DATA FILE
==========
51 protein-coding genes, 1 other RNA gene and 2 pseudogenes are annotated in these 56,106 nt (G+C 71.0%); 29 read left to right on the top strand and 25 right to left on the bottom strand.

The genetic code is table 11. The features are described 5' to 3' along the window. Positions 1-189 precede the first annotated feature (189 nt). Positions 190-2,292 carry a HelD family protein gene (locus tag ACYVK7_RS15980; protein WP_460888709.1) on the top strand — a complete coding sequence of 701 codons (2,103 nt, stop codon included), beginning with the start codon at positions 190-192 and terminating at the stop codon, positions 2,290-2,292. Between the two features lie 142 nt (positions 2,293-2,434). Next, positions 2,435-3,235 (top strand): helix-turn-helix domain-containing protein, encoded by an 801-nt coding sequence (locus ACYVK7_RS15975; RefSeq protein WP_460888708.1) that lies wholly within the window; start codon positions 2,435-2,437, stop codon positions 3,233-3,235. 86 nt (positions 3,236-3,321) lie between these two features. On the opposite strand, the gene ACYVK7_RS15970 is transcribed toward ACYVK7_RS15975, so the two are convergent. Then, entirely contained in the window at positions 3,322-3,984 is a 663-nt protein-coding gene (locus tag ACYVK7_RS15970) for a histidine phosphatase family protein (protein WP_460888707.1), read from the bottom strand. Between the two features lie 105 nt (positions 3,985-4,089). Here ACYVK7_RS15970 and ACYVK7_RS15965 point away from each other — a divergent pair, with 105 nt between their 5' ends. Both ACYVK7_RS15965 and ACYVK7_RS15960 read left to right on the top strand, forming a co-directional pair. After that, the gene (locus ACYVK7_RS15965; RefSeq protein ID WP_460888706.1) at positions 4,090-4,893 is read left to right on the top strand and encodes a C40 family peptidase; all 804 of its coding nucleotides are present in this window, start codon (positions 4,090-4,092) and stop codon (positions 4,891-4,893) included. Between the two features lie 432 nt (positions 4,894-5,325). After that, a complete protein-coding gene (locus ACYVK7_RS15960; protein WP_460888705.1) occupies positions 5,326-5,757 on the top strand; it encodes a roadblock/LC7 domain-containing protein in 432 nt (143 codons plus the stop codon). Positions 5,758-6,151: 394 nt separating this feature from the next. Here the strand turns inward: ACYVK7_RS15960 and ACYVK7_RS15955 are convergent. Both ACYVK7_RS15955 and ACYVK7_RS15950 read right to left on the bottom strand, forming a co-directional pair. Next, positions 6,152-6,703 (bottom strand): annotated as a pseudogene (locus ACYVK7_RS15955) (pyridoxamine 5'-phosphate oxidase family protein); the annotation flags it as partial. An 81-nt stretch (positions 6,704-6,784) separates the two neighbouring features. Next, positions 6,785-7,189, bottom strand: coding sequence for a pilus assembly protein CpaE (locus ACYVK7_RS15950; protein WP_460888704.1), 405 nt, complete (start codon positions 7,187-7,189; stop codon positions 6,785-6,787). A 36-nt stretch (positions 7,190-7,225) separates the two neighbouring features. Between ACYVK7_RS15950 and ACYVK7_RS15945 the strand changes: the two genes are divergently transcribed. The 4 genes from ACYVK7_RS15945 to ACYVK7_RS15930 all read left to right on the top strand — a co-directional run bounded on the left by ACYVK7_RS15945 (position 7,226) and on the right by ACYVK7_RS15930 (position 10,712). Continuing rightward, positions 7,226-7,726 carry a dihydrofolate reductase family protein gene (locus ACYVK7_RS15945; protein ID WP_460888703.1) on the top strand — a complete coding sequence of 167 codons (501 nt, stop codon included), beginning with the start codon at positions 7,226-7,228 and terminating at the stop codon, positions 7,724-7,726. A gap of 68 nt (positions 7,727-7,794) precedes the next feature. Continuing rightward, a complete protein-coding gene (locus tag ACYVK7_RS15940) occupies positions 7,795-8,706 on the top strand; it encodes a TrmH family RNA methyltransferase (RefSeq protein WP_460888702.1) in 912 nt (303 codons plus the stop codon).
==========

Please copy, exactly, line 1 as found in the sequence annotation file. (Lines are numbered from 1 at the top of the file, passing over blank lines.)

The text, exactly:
51 protein-coding genes, 1 other RNA gene and 2 pseudogenes are annotated in these 56,106 nt (G+C 71.0%); 29 read left to right on the top strand and 25 right to left on the bottom strand.